What is the next excellent year for a interstellar mission (beyond Neptune). The main acceleration for those missions are gravity-assists with Jupiter, Saturn, Uranus and Neptune.

Voyager 2 managed the gravity-assist for each of the 4 gas-giants, Voyager 1 used only Jupiter and Saturn. New Horizons, even through it started at a significantly higher speed, will never reach Voyager 2 because it only visited Jupiter (see the related question here).

I wonder what is the next year with an ideal constellation of (at least) the four gas giants to speed up a space-craft, for reaching interstellar space faster?

A safe upper limit should be ($OP$=Orbital Period in years) $$t =OP_{\text{Jupiter}} \times OP_{\text{Saturn}} \times OP_{\text{Uranus}} \times OP_{\text{Neptune}} ~= 4.8 \text{ million years}$$. That's the maximum time needed for reaching the exact same configuration. But of course space-crafts are flexible, thus the least common multiple should be much smaller.

I'm interested in the next good year (and also on how to calculate that).

Added later: Part of the question has already been answered here, and also on Wikipedia on gravity assist. I would like to understand how to calculate the year (teach a man how to fish...), and what the years for three-planet line-up is.

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    $\begingroup$ Related When is the next Outer Planet lineup (Voyager). Also, to clarify, did you mean "extrasolar travel"? Interstellar travel that would require gravity assists by the four outer giants would take so much time that waiting for the next planetary alignment would seem "just around the corner" in comparison. ;) $\endgroup$
    – TildalWave
    Jan 5, 2015 at 17:36
  • $\begingroup$ The answer to TildalWave's related question says the next 4 planet lineup is not till 2151-2154. Would you be interested (as I would) in possible 3-out-of-4 lineups? $\endgroup$ Jan 5, 2015 at 17:42
  • $\begingroup$ @TildalWave perhaps for the Neptunian equivalent of the maneuver on slide 10 here: niac.usra.edu/files/library/meetings/misc/trieste_may02_mtg/… $\endgroup$ Jan 5, 2015 at 18:16
  • $\begingroup$ @JerardPuckett That one seems to employ the close perihelion burn (at 3-4 solar radii according to this PDF) just like the von Ehricke trajectory that Deer Hunter mentions in his answer. It's not a "grand tour" trajectory. Jupiter seems to be used only to increase orbital eccentricity to allow the probe to make a perihelion dive for propulsive solar gravity assist. ;) $\endgroup$
    – TildalWave
    Jan 5, 2015 at 18:54
  • $\begingroup$ Props to Deer Hunter for reminding me what the maneuver was called/who came up with it. See comment under his answer. $\endgroup$ Jan 5, 2015 at 18:57

1 Answer 1


An interstellar mission does not need to visit more than two planets, since your interest by definition lies in objects beyond the Solar System. The Voyagers were first and foremost planetary exploration craft, albeit with symbolic messages to alien civilizations.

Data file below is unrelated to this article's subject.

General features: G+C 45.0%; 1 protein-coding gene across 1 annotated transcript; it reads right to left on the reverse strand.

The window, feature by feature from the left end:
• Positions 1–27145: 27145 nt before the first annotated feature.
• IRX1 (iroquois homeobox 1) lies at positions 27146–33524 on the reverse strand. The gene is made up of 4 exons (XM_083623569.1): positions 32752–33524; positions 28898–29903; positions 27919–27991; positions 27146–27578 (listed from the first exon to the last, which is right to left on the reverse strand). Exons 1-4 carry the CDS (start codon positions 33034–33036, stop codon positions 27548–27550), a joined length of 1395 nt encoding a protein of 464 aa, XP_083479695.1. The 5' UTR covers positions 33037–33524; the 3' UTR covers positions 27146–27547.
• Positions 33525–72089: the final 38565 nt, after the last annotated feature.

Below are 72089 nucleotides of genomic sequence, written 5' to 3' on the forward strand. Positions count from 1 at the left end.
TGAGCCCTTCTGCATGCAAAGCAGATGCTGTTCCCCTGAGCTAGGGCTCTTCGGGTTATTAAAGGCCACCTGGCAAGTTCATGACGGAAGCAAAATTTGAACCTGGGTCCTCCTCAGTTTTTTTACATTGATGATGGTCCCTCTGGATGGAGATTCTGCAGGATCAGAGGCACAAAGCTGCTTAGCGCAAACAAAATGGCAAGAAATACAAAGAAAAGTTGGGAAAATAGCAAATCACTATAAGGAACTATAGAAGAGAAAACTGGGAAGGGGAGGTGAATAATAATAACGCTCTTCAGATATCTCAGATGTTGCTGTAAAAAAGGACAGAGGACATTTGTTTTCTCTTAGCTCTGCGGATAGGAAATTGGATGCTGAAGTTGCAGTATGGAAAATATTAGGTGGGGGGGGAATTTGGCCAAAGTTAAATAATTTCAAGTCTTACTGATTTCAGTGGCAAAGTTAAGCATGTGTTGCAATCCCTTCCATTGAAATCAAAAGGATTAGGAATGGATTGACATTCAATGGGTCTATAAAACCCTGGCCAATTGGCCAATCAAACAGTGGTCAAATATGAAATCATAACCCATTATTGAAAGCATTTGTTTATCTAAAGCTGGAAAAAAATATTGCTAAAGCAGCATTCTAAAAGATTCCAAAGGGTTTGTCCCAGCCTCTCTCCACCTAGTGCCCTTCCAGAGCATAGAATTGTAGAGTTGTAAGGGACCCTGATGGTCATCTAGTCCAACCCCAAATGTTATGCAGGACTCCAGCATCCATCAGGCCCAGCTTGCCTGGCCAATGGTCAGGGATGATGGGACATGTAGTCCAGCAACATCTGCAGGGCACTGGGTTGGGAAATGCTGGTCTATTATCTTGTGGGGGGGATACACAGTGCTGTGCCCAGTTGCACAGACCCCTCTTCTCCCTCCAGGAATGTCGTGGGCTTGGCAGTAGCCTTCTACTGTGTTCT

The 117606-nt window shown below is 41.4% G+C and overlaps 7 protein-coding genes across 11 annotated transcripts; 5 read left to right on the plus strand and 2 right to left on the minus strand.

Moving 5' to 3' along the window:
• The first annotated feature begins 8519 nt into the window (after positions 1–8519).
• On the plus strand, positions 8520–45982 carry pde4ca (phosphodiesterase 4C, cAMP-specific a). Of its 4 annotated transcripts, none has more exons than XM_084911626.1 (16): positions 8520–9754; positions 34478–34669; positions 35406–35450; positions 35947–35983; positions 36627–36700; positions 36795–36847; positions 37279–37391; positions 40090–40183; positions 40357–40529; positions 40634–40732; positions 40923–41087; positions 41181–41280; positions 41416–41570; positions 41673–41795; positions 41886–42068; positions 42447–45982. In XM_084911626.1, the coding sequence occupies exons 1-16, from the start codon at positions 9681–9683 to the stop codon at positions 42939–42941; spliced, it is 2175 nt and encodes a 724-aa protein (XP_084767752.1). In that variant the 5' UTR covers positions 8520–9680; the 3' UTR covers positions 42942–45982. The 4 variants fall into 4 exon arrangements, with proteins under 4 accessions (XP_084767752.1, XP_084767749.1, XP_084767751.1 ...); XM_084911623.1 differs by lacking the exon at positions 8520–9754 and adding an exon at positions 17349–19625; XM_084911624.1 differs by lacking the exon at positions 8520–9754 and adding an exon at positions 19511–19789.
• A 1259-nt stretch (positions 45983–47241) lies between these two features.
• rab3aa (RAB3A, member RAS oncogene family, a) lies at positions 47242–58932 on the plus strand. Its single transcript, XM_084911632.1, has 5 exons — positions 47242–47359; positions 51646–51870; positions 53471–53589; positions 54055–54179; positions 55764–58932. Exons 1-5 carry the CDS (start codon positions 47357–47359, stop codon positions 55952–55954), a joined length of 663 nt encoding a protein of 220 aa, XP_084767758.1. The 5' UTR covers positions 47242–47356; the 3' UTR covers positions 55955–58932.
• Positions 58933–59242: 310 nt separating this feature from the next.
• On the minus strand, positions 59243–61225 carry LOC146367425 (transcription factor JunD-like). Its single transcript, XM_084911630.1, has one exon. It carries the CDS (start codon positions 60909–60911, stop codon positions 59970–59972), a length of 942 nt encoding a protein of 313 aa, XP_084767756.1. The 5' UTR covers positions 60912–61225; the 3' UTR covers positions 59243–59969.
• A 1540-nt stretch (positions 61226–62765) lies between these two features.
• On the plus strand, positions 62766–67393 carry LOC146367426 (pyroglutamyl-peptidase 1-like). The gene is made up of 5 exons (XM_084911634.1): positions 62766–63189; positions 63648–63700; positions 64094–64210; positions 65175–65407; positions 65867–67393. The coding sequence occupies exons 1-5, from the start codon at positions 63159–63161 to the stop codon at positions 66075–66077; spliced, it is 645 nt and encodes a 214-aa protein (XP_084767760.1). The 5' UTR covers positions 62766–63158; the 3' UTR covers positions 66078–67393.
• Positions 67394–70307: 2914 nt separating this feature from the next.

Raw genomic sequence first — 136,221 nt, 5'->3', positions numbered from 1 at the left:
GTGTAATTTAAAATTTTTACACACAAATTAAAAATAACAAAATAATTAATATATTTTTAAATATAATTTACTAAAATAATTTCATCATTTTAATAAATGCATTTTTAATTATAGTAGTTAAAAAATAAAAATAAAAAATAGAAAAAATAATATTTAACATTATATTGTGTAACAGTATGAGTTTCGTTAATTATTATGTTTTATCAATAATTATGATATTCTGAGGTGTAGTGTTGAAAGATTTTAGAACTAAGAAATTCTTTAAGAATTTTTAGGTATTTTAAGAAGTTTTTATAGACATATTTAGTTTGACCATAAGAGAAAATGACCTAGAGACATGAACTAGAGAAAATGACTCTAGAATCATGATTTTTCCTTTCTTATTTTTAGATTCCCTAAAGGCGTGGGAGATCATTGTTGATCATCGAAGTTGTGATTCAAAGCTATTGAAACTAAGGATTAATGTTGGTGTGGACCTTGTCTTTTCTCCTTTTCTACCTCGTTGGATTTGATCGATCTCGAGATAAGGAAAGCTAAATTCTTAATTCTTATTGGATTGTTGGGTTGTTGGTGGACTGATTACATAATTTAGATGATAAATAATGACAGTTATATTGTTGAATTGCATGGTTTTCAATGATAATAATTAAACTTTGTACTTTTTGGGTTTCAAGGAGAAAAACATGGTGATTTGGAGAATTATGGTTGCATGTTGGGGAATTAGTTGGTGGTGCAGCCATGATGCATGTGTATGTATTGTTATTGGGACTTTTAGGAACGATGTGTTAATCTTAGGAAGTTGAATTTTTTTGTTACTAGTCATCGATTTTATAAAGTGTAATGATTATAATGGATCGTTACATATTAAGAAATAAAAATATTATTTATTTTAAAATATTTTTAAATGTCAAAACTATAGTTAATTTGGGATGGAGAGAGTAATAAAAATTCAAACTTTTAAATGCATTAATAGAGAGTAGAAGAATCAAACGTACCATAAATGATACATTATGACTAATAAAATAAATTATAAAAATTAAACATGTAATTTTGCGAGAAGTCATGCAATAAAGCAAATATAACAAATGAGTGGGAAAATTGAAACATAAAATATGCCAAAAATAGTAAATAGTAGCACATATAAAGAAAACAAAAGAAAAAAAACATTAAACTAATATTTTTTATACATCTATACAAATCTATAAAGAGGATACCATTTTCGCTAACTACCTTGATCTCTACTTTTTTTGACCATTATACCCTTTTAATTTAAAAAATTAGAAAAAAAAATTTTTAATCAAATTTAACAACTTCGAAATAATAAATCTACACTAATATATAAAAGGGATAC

As I wrote in an answer to another question, the best trajectory (a.k.a. the Krafft Arnold Ehricke trajectory) to get out of Solar System with the highest velocity $V_\infty$ will have to use:

  • A gravity assist from Saturn
  • A gravity assist from Jupiter
  • A perihelion propulsive maneuver (aka firing engines) near the Sun (as close as allowed by the spacecraft's thermal control system).

Claudio Maccone proposed a following trajectory yielding an exit velocity of 51 km/s:

  • A gravity assist at Jupiter
  • A powered maneuver near the Sun
  • Another Jovian gravity assist.

The opportunities for a multiple-assist + propulsive maneuver mission are much more frequent due to the flexibility that powered swingbys give.


Gregory L. Matloff. Deep Space Probes: To the Outer Solar System and Beyond. 2nd ed., 2005. P.46-48.

Claudio Maccone. Solar Foci Missions, 2nd Int'l Conf. on Low-Cost Planetary Missions, Laurel, MD, 1996. IAA-L-0604.

Krafft Arnold von Ehricke, "Saturn-Jupiter Rebound. A method of high-speed spacecraft ejection from the Solar System". Journal of the British Interplanetary Society, Vol.25, 1972. Pp.561-571.

  • $\begingroup$ Any utility in going much further out before plunging back towards the sun, as in i.stack.imgur.com/R1gLH.png? $\endgroup$ Jan 5, 2015 at 18:53
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    $\begingroup$ @JerardPuckett - too long, and the $GM$ is too low :) $\endgroup$ Jan 5, 2015 at 18:57
  • $\begingroup$ Oh that is highly interesting, thanks for the intro and the references. So my idea that gravity-assist of four planets is required is too naive, and several nice alternatives exist. Now I have some research to do on modern space travel ideas :) $\endgroup$ Jan 5, 2015 at 19:59

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